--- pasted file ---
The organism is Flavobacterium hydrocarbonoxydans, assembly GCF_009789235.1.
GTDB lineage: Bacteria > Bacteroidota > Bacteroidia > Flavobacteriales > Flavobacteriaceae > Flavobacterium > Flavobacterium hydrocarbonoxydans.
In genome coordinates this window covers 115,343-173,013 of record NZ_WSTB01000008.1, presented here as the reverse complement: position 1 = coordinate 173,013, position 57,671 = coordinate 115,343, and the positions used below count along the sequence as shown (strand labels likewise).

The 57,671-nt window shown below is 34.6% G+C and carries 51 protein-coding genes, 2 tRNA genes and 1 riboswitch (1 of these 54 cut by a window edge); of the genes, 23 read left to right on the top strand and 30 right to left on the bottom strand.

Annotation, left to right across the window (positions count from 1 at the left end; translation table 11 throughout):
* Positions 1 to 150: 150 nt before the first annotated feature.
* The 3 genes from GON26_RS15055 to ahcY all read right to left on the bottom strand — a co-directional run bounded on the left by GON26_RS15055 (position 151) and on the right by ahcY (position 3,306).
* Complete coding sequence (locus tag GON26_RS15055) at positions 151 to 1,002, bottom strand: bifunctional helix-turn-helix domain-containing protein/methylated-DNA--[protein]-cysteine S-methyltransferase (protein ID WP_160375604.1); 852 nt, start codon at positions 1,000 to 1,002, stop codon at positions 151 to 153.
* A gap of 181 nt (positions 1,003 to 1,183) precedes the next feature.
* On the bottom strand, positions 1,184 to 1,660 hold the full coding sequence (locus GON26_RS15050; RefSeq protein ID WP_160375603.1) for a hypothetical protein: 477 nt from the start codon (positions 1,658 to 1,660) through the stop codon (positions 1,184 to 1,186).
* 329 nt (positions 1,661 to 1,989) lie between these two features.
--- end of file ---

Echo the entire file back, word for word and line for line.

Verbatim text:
The organism is Flavobacterium hydrocarbonoxydans, assembly GCF_009789235.1.
GTDB lineage: Bacteria > Bacteroidota > Bacteroidia > Flavobacteriales > Flavobacteriaceae > Flavobacterium > Flavobacterium hydrocarbonoxydans.
In genome coordinates this window covers 115,343-173,013 of record NZ_WSTB01000008.1, presented here as the reverse complement: position 1 = coordinate 173,013, position 57,671 = coordinate 115,343, and the positions used below count along the sequence as shown (strand labels likewise).

The 57,671-nt window shown below is 34.6% G+C and carries 51 protein-coding genes, 2 tRNA genes and 1 riboswitch (1 of these 54 cut by a window edge); of the genes, 23 read left to right on the top strand and 30 right to left on the bottom strand.

Annotation, left to right across the window (positions count from 1 at the left end; translation table 11 throughout):
* Positions 1 to 150: 150 nt before the first annotated feature.
* The 3 genes from GON26_RS15055 to ahcY all read right to left on the bottom strand — a co-directional run bounded on the left by GON26_RS15055 (position 151) and on the right by ahcY (position 3,306).
* Complete coding sequence (locus tag GON26_RS15055) at positions 151 to 1,002, bottom strand: bifunctional helix-turn-helix domain-containing protein/methylated-DNA--[protein]-cysteine S-methyltransferase (protein ID WP_160375604.1); 852 nt, start codon at positions 1,000 to 1,002, stop codon at positions 151 to 153.
* A gap of 181 nt (positions 1,003 to 1,183) precedes the next feature.
* On the bottom strand, positions 1,184 to 1,660 hold the full coding sequence (locus GON26_RS15050; RefSeq protein ID WP_160375603.1) for a hypothetical protein: 477 nt from the start codon (positions 1,658 to 1,660) through the stop codon (positions 1,184 to 1,186).
* 329 nt (positions 1,661 to 1,989) lie between these two features.